18 January 2016

Kenya: Female PEV Victims Call for Harmony

The 2007-2008 post-election violence had a profound effect on hundreds of thousands of Kenyans. Women in the Rift Valley were particularly hard hit. In the wake of the violence, some of these women decided to come up with initiatives that would help avoid a repetition of the PEV. One of these initiatives is the Women in Action for Peace, led by Rose Githinji.

"The reason we began Women in Action for Peace is because we wanted to see how we as women could contribute towards promoting peace in the country. We also want to fight against tribalism. When there is no peace, it is not one tribe which suffers but it is women across the board."

The group is made up of women from various tribes in the North Rift. Most of them, including Regina Muthoni, are victims of the post-election violence. Muthoni lost her mother when the Kiambaa Church K.A.G - where inhabitants had sought refuge - was burnt to the ground.

"My mother was disabled and had to use a wheelchair. She had sought refuge in the church. Unfortunately when the building was set ablaze, she couldn't escape due to the commotion. It was so painful. It was difficult to cope at first, but I finally had to accept that it had happened."

The pain Regina went through is something she wouldn't like other people to experience. That's why she decided to join the women's initiative. It has given her the courage to promote reconciliation.

Most of the women in the initiative were able to find peace, forgiveness and emotional healing through counseling sessions provided by the group's counselors.

"In the past, if you had asked me if I could forgive, I would have said never. But through the group counseling sessions, I came to accept that what happened was in the past. Therefore, I have to try and overcome my pain," adds Regina.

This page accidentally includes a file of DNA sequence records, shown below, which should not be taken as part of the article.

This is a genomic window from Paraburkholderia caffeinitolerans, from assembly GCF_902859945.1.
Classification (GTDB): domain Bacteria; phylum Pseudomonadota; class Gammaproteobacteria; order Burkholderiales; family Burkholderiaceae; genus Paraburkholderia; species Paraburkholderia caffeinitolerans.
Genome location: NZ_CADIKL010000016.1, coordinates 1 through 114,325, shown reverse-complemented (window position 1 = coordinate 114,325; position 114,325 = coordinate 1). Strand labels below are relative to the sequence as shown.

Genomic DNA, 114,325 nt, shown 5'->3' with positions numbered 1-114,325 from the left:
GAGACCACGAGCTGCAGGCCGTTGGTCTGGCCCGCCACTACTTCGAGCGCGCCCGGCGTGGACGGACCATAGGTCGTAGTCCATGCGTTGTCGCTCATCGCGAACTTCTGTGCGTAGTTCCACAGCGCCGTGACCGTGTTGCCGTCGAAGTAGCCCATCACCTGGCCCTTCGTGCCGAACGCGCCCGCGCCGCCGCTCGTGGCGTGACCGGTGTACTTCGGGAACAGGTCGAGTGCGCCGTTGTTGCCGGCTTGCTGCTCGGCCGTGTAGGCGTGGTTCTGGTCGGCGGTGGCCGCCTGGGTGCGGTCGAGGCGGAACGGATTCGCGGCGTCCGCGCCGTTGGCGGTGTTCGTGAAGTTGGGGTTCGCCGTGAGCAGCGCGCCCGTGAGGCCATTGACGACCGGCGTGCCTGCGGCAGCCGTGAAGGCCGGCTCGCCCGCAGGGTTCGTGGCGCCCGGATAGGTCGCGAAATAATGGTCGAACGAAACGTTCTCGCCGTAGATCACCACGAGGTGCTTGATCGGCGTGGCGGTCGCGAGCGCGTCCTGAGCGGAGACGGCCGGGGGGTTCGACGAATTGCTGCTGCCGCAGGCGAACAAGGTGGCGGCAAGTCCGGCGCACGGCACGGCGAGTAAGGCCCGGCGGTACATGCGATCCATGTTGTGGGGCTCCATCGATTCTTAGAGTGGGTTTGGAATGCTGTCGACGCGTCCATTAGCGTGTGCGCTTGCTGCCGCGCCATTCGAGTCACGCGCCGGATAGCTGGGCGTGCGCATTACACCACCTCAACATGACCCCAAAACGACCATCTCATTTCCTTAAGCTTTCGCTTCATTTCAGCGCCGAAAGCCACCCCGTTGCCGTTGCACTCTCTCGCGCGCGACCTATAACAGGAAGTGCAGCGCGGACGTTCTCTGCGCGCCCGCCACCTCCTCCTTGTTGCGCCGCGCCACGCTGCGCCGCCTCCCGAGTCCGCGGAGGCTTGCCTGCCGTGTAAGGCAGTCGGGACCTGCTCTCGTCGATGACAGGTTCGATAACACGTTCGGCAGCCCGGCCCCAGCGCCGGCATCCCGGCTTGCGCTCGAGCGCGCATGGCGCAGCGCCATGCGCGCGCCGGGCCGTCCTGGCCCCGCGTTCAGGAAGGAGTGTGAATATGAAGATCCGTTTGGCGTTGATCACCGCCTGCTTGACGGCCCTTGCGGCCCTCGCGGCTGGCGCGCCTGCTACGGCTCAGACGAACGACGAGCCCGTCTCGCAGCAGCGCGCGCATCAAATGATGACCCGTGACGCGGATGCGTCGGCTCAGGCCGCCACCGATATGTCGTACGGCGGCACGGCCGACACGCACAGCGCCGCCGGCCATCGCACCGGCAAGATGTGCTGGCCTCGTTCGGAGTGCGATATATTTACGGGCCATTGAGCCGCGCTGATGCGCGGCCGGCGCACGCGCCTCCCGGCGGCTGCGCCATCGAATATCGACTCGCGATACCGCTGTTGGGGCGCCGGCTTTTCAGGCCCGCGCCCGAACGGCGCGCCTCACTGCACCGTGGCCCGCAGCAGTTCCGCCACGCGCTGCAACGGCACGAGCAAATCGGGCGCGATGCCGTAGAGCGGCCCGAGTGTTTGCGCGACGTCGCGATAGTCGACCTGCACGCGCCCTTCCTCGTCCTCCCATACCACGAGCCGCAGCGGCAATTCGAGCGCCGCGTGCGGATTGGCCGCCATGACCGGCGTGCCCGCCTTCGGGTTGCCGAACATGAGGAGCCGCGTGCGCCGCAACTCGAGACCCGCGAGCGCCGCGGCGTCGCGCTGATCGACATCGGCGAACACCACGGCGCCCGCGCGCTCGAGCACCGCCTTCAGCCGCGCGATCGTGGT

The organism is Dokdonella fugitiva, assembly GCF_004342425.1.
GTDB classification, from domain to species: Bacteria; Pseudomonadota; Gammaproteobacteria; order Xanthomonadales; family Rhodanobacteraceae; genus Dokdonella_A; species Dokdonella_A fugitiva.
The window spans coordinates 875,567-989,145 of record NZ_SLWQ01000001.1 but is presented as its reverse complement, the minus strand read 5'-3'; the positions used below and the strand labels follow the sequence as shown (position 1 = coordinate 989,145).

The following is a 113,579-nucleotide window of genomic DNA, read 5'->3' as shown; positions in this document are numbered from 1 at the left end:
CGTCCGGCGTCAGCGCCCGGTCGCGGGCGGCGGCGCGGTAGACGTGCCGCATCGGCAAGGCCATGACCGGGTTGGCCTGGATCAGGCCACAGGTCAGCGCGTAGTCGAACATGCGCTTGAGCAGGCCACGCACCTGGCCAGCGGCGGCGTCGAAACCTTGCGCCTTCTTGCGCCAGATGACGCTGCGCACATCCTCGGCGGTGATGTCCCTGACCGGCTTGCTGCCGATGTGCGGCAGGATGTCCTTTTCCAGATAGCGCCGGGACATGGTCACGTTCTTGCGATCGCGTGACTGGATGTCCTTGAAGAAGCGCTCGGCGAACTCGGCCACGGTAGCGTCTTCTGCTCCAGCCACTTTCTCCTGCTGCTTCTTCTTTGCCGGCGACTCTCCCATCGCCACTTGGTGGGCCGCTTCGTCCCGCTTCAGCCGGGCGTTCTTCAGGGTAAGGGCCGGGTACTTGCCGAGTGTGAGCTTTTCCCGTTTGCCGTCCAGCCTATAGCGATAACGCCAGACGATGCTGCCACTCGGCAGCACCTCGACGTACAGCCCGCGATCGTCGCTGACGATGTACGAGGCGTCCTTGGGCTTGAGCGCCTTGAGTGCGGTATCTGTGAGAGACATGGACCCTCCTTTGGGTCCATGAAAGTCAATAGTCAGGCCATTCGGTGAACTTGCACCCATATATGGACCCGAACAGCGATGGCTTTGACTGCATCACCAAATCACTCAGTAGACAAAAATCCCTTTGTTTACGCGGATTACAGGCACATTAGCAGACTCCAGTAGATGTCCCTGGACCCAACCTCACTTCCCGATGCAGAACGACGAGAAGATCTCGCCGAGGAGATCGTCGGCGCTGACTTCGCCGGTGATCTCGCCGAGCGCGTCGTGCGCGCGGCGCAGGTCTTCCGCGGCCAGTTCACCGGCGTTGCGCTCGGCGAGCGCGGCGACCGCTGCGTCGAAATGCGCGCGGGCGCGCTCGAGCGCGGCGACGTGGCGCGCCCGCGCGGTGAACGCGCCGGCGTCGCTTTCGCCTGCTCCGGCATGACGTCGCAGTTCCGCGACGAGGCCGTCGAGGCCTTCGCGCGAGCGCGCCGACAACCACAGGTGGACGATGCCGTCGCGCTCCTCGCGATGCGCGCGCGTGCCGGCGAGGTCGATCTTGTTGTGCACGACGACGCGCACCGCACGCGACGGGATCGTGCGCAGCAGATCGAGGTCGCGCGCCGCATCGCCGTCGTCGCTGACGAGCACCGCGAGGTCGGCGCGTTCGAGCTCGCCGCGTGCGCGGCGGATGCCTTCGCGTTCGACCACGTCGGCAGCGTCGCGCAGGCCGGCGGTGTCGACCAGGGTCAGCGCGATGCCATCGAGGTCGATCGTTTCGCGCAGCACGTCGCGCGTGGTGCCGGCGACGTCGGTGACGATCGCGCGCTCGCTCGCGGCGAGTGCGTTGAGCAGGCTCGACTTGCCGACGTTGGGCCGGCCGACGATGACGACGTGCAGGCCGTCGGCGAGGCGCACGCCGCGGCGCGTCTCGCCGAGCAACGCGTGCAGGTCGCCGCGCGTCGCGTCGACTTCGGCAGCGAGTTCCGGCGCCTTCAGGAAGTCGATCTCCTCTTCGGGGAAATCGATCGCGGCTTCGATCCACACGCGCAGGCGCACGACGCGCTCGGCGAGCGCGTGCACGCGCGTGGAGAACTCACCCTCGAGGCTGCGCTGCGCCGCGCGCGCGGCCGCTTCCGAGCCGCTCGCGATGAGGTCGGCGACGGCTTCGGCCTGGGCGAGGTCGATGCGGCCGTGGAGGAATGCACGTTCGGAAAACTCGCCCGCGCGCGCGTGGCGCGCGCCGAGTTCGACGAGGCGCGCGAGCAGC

No justice

Some of the victims decided to join the women's initiative after fruitlessly pacing up and down the corridors of justice. They realised that they just had to let go. Evelyn is one of them. Her daughter was raped during the PEV.

"We felt so frustrated trying to seek justice. It was all in vain. We felt disillusioned and excluded from the justice system. There has never been any will on the part of the relevant institutions in Kenya to bring the perpetrators to book even though we know who they are. The only thing the people in power care about now is how to get the ICC suspects freed. They have forgotten about the poor victims who suffered."

According to Evelyn, there are only two tribes in Kenya and not 42 as is generally believed: the tribe of the poor (citizens) and the tribe of the rich (politicians).

"We the people vote for them, but we end up fighting amongst ourselves and killing each other. When things go wrong, we are left in the cold, while they (the leaders) shelter and protect each other because they belong to the same tribe: the tribe of the rich."

Economic empowerment

Since 2008, Women in Action for Peace has been providing economic empowerment opportunities to women across the Rift Valley, explains Githinji.

"We started by visiting one another, first in our neighbourhood. We would sit and eat together, reason together and find out how we can open up to one another. As Kikuyus and Kalenjins and so on, we preach peace to ourselves and then take the message to women in other areas. Later, we developed the idea of merry-go-rounds (table banking) amongst ourselves. We move from house to house and provide financial support to the member using our own contributions to help her set up a business or start an agricultural project."

Another member, Mary Kirui, says this has helped members get on with their lives with their minds focused on development rather than on the pain of the past and tribal differences.

"We feel proud of this initiative because it really has improved our lives. At the same time, it has improved relations amongst us.

"What I can tell my fellow women is this: women are the pillars of peace, and as women, we should be in the frontlines of preaching reconciliation. We should forget about our communities and instead be strong and pull together in looking for peaceful alternatives in society."

Brown is the pseudonym of a Nairobi-based reporter.


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